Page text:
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Prejudging guilt: This online story is both sad and instructive

Singer/songwriter Conor Oberst, described in one national news article as an “indie-rock darling/millennial idol,” wants to be known for his professional creativity and the music he loves, not the rape he didn’t commit.

Unfortunately, things haven’t turned out just the way Oberst optimally envisioned them after a figurative grenade was lobbed his way late last year. The explosive charge leveled against him came courtesy of a young woman who stated on an Internet forum that the performer raped her when she was a teenager.

There was only one problem with that sexual assault allegation: It was patently false.

Once the charge surfaced online, though, it predictably took on a life of its own, with the story spreading to other sites and inviting comments from many readers, including influential posters.

One of the latter wrote that, “I, unfortunately, believe this rape accusation to be true.”

It’s hard to know how that commentator and willing judge of Oberst’s character felt in the wake of the alleged victim’s recant retreat from her statement that Oberst had raped her. The woman did a decided flip-flop in a recently issued public statement that denoted her accusation as “100% false.” She stated that her motivation for targeting Oberst as a violent sex offender was at least partially “to get attention.”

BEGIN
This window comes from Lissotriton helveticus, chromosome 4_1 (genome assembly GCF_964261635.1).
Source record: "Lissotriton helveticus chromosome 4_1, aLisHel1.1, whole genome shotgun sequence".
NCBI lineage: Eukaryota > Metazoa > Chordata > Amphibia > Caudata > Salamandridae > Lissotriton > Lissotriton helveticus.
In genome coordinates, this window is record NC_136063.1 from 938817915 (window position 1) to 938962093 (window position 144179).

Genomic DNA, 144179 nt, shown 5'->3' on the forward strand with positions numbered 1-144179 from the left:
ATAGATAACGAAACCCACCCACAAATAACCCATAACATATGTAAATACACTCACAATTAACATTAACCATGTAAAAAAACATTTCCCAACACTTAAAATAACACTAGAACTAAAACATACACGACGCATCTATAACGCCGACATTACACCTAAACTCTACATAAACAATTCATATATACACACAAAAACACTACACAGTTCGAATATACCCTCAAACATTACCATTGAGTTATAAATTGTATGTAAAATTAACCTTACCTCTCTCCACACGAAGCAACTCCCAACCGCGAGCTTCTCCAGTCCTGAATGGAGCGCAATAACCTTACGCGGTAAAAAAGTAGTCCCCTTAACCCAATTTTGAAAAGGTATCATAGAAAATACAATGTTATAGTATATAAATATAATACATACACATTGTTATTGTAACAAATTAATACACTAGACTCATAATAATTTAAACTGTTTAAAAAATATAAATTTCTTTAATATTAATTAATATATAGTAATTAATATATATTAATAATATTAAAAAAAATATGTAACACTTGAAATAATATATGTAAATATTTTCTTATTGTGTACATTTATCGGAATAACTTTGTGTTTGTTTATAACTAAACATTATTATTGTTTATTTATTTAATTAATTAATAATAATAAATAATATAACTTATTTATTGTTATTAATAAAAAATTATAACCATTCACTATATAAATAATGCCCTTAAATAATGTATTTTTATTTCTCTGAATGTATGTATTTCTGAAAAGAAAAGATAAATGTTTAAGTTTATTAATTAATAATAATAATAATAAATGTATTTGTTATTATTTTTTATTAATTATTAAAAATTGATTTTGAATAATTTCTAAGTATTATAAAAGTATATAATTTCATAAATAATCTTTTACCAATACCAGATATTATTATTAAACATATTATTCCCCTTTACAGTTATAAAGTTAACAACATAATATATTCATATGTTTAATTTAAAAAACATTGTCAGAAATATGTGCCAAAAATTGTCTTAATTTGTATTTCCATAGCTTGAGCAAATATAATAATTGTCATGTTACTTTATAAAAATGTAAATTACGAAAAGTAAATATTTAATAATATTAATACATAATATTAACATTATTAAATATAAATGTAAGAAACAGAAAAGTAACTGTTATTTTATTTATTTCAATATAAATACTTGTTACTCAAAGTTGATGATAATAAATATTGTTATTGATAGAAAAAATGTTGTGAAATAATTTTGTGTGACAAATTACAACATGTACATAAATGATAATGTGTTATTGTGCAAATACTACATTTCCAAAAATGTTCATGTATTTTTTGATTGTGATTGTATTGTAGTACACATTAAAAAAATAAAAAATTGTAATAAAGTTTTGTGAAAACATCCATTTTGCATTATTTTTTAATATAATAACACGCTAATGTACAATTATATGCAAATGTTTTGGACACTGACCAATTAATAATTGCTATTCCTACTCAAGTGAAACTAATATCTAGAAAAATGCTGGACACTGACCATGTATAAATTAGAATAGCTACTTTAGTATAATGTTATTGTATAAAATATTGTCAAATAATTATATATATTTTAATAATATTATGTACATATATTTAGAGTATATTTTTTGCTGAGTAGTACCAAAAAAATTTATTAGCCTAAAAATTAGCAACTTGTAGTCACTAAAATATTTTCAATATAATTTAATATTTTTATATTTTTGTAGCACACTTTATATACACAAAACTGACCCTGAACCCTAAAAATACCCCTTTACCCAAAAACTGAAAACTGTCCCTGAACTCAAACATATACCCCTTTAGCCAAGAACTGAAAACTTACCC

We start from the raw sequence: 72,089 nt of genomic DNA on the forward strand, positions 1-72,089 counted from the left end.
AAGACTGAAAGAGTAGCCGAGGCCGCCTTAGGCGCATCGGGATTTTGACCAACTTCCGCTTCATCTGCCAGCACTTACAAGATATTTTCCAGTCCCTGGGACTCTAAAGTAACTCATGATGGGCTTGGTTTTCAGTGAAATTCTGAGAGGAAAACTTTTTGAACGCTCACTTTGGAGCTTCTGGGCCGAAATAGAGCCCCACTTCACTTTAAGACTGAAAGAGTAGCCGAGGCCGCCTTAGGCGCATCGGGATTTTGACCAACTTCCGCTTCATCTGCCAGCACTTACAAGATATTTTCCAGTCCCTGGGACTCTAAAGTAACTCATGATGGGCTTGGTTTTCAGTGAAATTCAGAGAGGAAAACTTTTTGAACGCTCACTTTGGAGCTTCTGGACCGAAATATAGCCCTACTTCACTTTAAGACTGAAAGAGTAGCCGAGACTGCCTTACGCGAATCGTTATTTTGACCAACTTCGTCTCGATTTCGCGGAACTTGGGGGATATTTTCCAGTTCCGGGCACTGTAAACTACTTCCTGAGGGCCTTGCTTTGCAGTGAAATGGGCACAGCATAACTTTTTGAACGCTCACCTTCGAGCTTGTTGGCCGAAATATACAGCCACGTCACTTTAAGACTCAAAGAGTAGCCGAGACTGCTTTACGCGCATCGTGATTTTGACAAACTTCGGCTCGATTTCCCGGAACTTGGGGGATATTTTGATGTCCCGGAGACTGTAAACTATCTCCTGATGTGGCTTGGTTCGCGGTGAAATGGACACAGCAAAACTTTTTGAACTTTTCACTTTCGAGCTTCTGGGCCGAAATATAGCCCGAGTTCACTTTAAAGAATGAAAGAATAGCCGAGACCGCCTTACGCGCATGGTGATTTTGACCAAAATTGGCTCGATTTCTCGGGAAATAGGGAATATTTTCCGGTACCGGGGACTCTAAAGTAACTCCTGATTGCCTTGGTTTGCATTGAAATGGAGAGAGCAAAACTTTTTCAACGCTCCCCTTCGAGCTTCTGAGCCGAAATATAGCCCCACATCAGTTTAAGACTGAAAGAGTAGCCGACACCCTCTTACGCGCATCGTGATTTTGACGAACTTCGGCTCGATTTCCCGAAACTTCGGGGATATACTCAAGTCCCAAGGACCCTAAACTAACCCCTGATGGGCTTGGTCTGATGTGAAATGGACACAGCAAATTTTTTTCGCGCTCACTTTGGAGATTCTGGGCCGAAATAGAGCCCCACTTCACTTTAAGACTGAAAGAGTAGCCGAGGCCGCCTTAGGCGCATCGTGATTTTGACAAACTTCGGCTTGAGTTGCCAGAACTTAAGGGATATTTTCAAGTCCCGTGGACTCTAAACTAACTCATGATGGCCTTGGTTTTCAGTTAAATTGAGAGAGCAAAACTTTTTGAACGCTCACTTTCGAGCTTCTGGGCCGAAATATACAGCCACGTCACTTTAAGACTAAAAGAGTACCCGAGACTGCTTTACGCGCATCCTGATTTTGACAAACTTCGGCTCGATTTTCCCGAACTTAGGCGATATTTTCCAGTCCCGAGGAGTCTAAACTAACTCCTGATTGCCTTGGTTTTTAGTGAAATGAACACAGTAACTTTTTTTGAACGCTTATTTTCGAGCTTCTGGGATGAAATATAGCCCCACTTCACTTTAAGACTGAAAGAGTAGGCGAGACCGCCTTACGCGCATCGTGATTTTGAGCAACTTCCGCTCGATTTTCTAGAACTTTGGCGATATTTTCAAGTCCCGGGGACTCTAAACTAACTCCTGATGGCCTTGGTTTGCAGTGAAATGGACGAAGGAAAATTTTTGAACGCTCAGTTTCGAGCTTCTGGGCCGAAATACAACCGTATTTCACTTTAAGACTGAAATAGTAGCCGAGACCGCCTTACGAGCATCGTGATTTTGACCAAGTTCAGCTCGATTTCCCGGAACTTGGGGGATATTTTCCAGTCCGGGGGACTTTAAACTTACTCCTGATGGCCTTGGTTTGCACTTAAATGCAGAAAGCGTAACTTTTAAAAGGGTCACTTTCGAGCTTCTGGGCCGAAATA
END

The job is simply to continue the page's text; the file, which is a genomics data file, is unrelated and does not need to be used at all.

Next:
That might not especially placate the entertainer, who has filed a $1.2-million libel lawsuit against the woman.

The matter might reasonably prompt many of our readers in North Carolina and elsewhere to reflect for a moment on the criminal justice system.

It is easy to agree, of course, that the legal rights of a crime victim must be promoted by a full criminal investigation and the lawful punishment of a guilty party.

Concomitantly, when a person is accused of a crime, it must certainly be of equal importance that judgment be withheld prior to proof of guilt.

That was certainly not how things played out in Oberst’s case, with many people prejudging him based on a prefabricated statement and no subsequent evidence to corroborate it.

Source: The Washington Post, “The inside story of a reputation-ruining, idol-killing Internet hoax,” Caitlin Dewey, July 15, 2014

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